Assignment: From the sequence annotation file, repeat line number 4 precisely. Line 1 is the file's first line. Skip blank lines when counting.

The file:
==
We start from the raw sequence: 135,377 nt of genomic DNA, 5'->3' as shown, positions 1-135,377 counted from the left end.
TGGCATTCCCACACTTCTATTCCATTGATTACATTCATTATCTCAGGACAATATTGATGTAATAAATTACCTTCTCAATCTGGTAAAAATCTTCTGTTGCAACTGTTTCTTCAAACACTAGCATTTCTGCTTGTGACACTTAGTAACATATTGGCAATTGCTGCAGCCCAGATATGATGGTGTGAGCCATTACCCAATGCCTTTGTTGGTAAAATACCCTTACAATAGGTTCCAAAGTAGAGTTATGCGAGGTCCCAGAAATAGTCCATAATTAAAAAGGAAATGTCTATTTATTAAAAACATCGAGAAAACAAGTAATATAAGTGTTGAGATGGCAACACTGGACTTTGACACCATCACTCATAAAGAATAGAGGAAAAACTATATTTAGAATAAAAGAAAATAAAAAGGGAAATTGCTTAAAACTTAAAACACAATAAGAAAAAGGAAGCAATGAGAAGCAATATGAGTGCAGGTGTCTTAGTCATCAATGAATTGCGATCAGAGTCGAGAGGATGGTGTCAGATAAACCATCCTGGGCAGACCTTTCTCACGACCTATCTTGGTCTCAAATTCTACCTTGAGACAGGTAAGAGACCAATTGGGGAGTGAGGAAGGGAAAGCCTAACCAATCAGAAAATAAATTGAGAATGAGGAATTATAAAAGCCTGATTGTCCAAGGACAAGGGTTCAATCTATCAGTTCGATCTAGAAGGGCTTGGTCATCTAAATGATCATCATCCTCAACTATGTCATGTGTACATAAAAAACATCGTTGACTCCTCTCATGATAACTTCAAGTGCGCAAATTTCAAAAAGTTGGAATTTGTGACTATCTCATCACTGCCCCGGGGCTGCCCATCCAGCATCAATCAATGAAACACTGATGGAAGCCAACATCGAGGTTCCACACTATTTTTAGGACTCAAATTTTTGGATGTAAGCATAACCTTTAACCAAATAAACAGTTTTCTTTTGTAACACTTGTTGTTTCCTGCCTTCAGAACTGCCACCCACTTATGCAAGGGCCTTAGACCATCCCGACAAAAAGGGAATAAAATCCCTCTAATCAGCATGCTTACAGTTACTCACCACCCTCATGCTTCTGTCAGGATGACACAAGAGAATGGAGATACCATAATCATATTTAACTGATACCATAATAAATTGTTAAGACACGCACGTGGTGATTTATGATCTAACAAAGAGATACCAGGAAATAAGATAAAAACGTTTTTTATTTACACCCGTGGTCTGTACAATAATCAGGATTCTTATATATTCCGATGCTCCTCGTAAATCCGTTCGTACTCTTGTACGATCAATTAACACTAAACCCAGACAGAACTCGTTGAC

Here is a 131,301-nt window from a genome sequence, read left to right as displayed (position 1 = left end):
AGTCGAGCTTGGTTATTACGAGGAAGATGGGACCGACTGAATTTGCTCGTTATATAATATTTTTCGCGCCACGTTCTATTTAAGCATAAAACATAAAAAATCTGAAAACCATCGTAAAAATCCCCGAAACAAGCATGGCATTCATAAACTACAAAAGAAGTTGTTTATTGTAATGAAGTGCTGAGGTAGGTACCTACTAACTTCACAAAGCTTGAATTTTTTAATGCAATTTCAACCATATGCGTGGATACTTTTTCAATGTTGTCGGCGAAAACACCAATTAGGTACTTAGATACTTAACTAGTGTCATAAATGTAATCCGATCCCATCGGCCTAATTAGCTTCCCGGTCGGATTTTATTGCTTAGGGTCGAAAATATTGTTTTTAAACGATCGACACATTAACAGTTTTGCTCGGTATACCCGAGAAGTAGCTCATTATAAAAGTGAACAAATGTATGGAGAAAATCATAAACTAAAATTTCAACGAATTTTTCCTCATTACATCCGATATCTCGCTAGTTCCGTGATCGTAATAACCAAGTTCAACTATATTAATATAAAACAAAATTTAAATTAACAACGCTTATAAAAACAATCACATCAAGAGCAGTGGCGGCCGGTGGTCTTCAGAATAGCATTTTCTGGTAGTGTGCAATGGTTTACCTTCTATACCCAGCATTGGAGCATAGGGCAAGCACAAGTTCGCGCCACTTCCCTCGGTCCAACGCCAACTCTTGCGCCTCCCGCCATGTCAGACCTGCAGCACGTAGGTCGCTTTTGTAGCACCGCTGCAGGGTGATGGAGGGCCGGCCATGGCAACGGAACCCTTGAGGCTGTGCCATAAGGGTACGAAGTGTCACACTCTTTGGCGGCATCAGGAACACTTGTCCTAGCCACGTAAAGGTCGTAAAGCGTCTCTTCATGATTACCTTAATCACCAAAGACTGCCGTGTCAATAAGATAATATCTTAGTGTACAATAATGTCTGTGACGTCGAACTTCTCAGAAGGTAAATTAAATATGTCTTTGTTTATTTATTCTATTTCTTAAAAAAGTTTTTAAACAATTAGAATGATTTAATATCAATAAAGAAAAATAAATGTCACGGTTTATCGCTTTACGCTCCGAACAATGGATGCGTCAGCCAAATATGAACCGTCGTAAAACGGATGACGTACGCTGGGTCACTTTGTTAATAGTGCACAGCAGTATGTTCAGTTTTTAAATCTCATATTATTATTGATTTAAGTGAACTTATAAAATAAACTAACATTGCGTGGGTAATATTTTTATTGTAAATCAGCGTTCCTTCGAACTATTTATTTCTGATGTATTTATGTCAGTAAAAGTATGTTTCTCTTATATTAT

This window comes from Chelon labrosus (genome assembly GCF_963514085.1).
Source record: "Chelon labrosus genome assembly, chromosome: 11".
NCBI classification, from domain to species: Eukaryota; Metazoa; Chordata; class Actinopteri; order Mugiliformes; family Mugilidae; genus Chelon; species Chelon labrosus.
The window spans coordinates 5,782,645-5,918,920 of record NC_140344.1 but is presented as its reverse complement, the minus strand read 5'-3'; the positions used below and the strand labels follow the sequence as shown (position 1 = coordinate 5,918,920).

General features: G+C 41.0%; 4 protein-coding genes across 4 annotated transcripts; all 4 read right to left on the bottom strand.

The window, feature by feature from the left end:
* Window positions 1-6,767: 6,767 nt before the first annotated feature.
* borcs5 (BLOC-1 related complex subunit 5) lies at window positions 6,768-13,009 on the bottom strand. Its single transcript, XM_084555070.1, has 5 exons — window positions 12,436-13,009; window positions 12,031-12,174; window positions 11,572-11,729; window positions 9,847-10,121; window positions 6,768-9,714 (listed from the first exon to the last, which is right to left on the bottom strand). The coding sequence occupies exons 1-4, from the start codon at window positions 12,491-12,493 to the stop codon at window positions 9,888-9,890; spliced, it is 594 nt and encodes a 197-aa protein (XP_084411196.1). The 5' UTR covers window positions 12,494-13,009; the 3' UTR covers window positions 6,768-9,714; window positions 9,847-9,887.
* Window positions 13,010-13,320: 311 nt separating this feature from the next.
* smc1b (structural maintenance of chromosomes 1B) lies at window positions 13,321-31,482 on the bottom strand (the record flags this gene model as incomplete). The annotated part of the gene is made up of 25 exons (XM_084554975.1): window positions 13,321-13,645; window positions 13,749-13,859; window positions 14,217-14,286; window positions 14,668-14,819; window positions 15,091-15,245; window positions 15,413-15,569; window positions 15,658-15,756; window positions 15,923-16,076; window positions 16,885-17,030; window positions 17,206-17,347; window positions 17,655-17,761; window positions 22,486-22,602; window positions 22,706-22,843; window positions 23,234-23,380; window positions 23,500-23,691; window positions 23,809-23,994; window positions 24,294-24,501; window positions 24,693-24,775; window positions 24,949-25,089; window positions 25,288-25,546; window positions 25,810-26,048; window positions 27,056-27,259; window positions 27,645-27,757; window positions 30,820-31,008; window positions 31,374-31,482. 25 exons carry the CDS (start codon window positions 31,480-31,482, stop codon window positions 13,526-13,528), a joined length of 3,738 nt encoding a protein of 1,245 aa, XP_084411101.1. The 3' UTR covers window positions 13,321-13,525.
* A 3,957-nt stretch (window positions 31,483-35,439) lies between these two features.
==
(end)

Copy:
AGTCGAGCTTGGTTATTACGAGGAAGATGGGACCGACTGAATTTGCTCGTTATATAATATTTTTCGCGCCACGTTCTATTTAAGCATAAAACATAAAAAATCTGAAAACCATCGTAAAAATCCCCGAAACAAGCATGGCATTCATAAACTACAAAAGAAGTTGTTTATTGTAATGAAGTGCTGAGGTAGGTACCTACTAACTTCACAAAGCTTGAATTTTTTAATGCAATTTCAACCATATGCGTGGATACTTTTTCAATGTTGTCGGCGAAAACACCAATTAGGTACTTAGATACTTAACTAGTGTCATAAATGTAATCCGATCCCATCGGCCTAATTAGCTTCCCGGTCGGATTTTATTGCTTAGGGTCGAAAATATTGTTTTTAAACGATCGACACATTAACAGTTTTGCTCGGTATACCCGAGAAGTAGCTCATTATAAAAGTGAACAAATGTATGGAGAAAATCATAAACTAAAATTTCAACGAATTTTTCCTCATTACATCCGATATCTCGCTAGTTCCGTGATCGTAATAACCAAGTTCAACTATATTAATATAAAACAAAATTTAAATTAACAACGCTTATAAAAACAATCACATCAAGAGCAGTGGCGGCCGGTGGTCTTCAGAATAGCATTTTCTGGTAGTGTGCAATGGTTTACCTTCTATACCCAGCATTGGAGCATAGGGCAAGCACAAGTTCGCGCCACTTCCCTCGGTCCAACGCCAACTCTTGCGCCTCCCGCCATGTCAGACCTGCAGCACGTAGGTCGCTTTTGTAGCACCGCTGCAGGGTGATGGAGGGCCGGCCATGGCAACGGAACCCTTGAGGCTGTGCCATAAGGGTACGAAGTGTCACACTCTTTGGCGGCATCAGGAACACTTGTCCTAGCCACGTAAAGGTCGTAAAGCGTCTCTTCATGATTACCTTAATCACCAAAGACTGCCGTGTCAATAAGATAATATCTTAGTGTACAATAATGTCTGTGACGTCGAACTTCTCAGAAGGTAAATTAAATATGTCTTTGTTTATTTATTCTATTTCTTAAAAAAGTTTTTAAACAATTAGAATGATTTAATATCAATAAAGAAAAATAAATGTCACGGTTTATCGCTTTACGCTCCGAACAATGGATGCGTCAGCCAAATATGAACCGTCGTAAAACGGATGACGTACGCTGGGTCACTTTGTTAATAGTGCACAGCAGTATGTTCAGTTTTTAAATCTCATATTATTATTGATTTAAGTGAACTTATAAAATAAACTAACATTGCGTGGGTAATATTTTTATTGTAAATCAGCGTTCCTTCGAACTATTTATTTCTGATGTATTTATGTCAGTAAAAGTATGTTTCTCTTATATTAT